Behlendorf notes that although open source technology is very common many people and organizations, such as public health authorities, might not realize its prevalence.

“90% of the average software stack that’s sitting in everything from android phones to cars, to big servers and systems is open source,” Behlendorf says. “LFPH found that the degree to which public health authorities even have technology teams versus outsourcing entirely to consultants or trying to buy software products off the shelf varies quite a bit.

“LFPH wants to meet the broad set of (public health authority) needs and that means being able to engage public health authorities directly as technologists or mediated through technology partners that governments are used to working with.”

Hindmarsh explains that, as the NZ Health Ministry began examining how to best launch an exposure notification program, they saw the open source approach at LFPH and contacted the initiative.

“I got in touch with Jenny (Wanger) and she invited us to join the LFPH Implementers Forum on slack, which was an amazing wealth of information,” Hindmarsh says. “We got connected with the folks in Ireland and the team at NearForm who did the development on COVID Green, and a bunch of others who were working on it. 

“That allowed us to start building out proof of concept work to integrate with our internal technology and then pilot our assumptions and test our assumptions on how it worked.”

The NZ Health Ministry has contributed back to LFPH, which is a key part of the success of open source initiatives. “We’ve identified a couple of issues in our production deployment (of COVID Green). We’ve been able to identify a few things that we can enhance and we’ve contributed those back upstream so it’s been a really good experience for us,” Hindmarsh says.

The LFPH community has been excited to get the NZ Health Ministry’s contributions back to the project “because they can now go and deploy those, so it’s really this global collaboration that we’re seeing,” Wanger says.

Another benefit to using LFPH open source software has been substantial cost savings. “One of the things we’re hearing from public health authorities around the world is that using this open source software is costing them a fair bit less than it would to do some sort of customized private implementation, because there’s so much that’s already there and already built,” Wanger says.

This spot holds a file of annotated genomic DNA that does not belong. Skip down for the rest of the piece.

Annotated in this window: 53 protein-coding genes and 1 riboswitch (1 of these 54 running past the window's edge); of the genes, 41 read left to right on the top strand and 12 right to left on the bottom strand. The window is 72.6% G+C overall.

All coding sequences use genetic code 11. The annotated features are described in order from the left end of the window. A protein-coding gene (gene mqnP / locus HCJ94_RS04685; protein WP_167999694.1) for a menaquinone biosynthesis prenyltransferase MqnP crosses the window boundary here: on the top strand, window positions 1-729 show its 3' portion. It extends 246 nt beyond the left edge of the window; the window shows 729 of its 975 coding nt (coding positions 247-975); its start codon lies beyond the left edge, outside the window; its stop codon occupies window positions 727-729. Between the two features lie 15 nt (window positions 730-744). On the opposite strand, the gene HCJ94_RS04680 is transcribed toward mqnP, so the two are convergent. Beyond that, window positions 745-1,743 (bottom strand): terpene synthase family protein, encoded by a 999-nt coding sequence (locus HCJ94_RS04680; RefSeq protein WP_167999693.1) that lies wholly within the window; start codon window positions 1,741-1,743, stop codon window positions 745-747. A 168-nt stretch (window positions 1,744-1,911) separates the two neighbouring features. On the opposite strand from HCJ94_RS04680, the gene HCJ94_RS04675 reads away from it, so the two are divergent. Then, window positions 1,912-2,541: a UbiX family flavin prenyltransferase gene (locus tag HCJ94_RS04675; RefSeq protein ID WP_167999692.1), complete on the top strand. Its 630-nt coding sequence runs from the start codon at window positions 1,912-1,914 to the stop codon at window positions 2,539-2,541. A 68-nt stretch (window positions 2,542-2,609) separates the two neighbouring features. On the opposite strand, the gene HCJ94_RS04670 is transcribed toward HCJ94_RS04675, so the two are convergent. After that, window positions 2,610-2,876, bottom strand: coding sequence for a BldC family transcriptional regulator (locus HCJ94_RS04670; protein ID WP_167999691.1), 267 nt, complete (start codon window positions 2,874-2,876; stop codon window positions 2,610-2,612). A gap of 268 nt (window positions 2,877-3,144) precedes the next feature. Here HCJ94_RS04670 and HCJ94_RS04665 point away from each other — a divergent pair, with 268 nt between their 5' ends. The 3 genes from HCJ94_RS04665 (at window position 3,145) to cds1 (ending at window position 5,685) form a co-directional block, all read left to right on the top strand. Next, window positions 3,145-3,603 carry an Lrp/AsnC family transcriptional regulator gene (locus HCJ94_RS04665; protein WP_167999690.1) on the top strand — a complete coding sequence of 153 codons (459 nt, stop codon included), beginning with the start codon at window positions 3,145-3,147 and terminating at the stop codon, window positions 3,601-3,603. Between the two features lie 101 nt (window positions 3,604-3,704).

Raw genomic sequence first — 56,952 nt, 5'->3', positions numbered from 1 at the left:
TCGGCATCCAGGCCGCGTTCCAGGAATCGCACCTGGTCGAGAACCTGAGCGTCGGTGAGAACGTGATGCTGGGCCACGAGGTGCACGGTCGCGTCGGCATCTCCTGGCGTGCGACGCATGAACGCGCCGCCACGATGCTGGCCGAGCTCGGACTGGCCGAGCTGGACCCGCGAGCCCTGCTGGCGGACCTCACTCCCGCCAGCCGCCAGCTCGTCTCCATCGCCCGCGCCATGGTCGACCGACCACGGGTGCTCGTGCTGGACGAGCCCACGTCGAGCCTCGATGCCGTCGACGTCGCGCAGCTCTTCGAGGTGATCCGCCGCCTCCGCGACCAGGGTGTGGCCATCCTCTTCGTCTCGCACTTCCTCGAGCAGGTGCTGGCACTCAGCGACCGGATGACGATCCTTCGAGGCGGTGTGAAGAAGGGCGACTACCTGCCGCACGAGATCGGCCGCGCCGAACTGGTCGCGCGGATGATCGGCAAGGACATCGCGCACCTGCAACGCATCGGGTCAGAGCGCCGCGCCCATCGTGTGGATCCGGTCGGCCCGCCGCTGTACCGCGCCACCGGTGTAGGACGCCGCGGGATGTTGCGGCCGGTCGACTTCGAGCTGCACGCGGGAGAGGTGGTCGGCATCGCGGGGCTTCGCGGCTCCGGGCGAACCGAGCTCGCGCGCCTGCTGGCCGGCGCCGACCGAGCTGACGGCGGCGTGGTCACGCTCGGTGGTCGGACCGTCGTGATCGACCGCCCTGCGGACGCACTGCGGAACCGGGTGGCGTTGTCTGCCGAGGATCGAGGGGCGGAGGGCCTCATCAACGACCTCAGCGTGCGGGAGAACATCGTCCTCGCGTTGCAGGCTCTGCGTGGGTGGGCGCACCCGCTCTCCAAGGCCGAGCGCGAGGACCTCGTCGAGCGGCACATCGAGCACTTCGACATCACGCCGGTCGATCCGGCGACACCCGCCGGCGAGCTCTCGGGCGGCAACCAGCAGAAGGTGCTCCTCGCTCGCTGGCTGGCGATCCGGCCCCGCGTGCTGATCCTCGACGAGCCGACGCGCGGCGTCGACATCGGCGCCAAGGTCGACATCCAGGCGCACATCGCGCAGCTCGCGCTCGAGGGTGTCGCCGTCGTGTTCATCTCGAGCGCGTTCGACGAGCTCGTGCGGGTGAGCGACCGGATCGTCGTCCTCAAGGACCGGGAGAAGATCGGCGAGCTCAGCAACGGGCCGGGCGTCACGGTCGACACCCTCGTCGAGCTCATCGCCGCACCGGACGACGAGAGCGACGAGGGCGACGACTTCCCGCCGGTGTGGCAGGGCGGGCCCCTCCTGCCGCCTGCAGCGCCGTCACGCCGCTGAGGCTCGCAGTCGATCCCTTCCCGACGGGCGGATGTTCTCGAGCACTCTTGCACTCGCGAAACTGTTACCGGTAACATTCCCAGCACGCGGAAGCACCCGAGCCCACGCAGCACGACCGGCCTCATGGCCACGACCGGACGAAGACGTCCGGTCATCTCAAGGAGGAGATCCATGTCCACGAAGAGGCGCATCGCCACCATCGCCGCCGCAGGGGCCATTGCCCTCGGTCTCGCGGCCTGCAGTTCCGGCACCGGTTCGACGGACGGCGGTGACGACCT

COVID-19 Verifiable Credentials and Vaccination Records

LFPH’s second area of focus is verifiable credentials and vaccination records, with the COVID-19 Credentials Initiative (CCI) joining LFPH in December 2020 to lead development in this area. LFPH is also looking at COVID-19 test credentials, including being able to show which tests a person has taken and their results.

LFPH founding member, Dr Alexander Ng, Vice President of Tencent Public Healthcare, believes the LFPH open source movement on vaccine credentials could be tremendously helpful to many countries.

“Given the open source movement, you start with a codebase but as each country develops use cases and develops their new functionalities, they will say this is 80% of what I wanted, I don’t need to reinvent the wheel,” Dr Ng says.

“This is a really powerful force, that we can come together to get this going and to me, as a former clinician where I’m used to working in a very siloed system with zero interoperability, just imagining a significant part of the world where there’s one simple tool that is interoperable, to allow exchange of data and in a privacy preserving manner, that is hopefully the start of something beautiful for public health.”

Currently, most countries issue citizens with paper confirmation of COVID-19 vaccination. Many expect that in the future individuals will need to show proof of vaccination before being able to travel to some countries, enter certain places or participate in certain events.

“So you get there, you present this paper card and you present some form of ID with it,” Wanger says. “But what if you lose that card, what if your toddler spills something all over it, what if you were at the doctor’s office and said can I get a second card and you give that one to a friend who then writes their name in on it.

“There’s all sorts of things that can happen that make these paper cards not very reliable. Also this card has additional details that aren’t relevant, and you have to also give over ID. So it’s not particularly good for preserving privacy, it’s not particularly good for proving vaccination.

“What we’re looking at with verifiable credentials is based on the idea that you control your data, that the data is on your device and it’s not centralized.

“You go to the clinic, get your shot, the provider has a mechanism by which they can give you a credential onto your phone. You can present this credential wherever you go. It’s essentially a QR code that’s going to get scanned so it’s not going to have additional information and you have a lot more control.